It’s so tricky when we want to take a photo while doing outdoor activities. Following on from a photo shoot yesterday afternoon I got thinking about some of the techniques I use when shooting portraits outdoors and thought it might be useful to write them here on the blog. So, here’s a list of 5 tips/techniques for shooting Portraits in the Great Outdoors that I generally will consider on every photo shoot:
1. Match the Light: If you find yourself photographing on a day as I did recently when there’s very little cloud cover and the sun is doing it’s best to nuke your subjects, to match the natural lighting that will be contrasty with very defined hard light/shadows you may consider using bare bulb and no light softening modifiers if everything is to look natural. On the flip side of that, if you’re photographing and using off camera lighting on an overcast day with lots of soft natural/ambient light then you’ll want to match that lighting on your subject/s so you my consider using a modifier such as a Large Softbox or Umbrella:
2. Use Free Softboxes: All around us there are natural softboxes. For example position your subject in the recess of a doorway so that the doorway opening itself becomes the light source ie a large light source with the light falling onto your subject from one direction
3. Make use of Reflectors: When I’m taking photos using natural light I’ll always have with me a reflector or two. My reflector of choice at the moment is the California Sunbounce Mini because of the quality of light it produces, the build quality and being so lightweight, however any reflector is better than none at all. The main thing to remember when using reflectors is that you’re using them to redirect some of the sun’s light back onto your subject so how and where you position it is very important when it comes to producing a realistic look.
Too low down and you’ll be reflecting light under your subjects chin which will look artificial, so look at positioning it so that the light is reflected slightly down on to your subject. In addition to this, for outdoor shots I’ll nearly always use the gold reflector which gives a lovely warm reflected light onto the subject.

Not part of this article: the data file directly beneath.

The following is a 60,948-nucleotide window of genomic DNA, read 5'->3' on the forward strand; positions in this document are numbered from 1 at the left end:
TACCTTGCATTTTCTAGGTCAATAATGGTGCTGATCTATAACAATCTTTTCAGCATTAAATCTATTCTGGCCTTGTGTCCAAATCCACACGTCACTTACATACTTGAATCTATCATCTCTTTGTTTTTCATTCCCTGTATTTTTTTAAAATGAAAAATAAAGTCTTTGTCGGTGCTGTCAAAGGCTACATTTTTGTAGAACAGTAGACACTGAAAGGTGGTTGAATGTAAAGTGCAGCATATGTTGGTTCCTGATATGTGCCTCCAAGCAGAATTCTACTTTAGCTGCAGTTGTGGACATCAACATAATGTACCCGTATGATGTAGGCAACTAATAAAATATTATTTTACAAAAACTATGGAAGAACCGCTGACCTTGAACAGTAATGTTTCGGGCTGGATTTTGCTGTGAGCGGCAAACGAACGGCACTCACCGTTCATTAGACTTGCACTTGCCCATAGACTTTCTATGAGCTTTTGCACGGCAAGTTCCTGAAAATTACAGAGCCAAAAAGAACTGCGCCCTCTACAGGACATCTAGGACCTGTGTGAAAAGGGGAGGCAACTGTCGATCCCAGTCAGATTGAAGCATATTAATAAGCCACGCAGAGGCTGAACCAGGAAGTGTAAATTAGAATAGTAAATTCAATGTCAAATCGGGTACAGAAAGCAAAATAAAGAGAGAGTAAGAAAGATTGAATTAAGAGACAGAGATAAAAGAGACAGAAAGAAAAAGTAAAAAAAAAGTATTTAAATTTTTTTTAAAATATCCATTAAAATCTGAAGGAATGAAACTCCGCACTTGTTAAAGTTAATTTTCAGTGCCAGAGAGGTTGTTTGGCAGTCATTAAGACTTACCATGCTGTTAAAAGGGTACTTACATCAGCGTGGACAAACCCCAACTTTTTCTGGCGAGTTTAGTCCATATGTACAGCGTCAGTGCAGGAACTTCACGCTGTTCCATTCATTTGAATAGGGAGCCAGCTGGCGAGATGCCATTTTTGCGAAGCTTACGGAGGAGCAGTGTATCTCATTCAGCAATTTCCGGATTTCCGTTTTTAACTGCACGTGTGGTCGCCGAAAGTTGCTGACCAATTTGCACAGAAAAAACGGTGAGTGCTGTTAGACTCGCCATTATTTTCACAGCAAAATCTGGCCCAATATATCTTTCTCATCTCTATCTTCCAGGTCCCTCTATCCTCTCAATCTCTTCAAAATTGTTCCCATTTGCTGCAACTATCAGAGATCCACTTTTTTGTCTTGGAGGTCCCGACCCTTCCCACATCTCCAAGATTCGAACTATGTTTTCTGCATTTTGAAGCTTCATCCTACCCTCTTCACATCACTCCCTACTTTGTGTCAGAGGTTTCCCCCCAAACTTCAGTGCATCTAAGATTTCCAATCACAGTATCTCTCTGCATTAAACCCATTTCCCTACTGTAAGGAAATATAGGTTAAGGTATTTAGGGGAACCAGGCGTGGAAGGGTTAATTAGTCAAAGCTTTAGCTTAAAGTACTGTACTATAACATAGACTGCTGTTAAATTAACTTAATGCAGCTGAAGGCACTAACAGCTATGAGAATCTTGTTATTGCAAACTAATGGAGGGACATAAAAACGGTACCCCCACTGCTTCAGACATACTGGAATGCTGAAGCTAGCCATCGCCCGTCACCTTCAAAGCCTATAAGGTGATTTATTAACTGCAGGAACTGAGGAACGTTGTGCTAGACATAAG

4. Shoot later in the day: Do you really need to be shooting in the middle of the day when the sun’s at it’s strongest? Sure you can manage this no problem with top of the range lighting such as Profoto or Elinchrom but not everyone can afford that kind of equipment. The solution…shoot later in the day when your small battery operated strobes will have no problem overpowering the sun. This time of year if I’m shooting using small strobes like my Nikon SB800′s I’ll make a point of shooting no earlier than about 5pm; that way I can control the ambient light using apertures of no more than say f/11 which the SB800′s can comfortably cope with.
Another advantage of shooting later in the day is that what was once possibly a stark cloudless sky, later in the afternoon/early evening when the temperature drops a few degrees you’ll likely start to see more cloud formation.
5. Move Around: Ok so maybe this one is relevant for any shoot, be it indoors our outdoors but move around your subject or take the same shot using different lenses eg a 24-70mm to take in more of the environment, and then maybe a 70-200mm to take a tighter shot:
So what tips would you add to this list? What tips could you share with others that help you with your outdoor photography?
Of course this is not an exhaustive list of tips for shooting portraits outdoors so it would be great to ‘hear’ any that you would add to the list, so please feel free to make use of the comments section below.
- 5 Tips for Great Outdoor Photos (abeautifulmess.typepad.com)
- Things to work on as a Newbie photographer (samanthabartlettphotography.wordpress.com)
- Brooklyn Bridge: An Outdoor Photography Experience (shutterslow.wordpress.com)
- Photographer Tim Kemple’s Shooting TIps: The Pros’ Secret – Shoot Into the Sun (2 of 3) (adventureblog.nationalgeographic.com)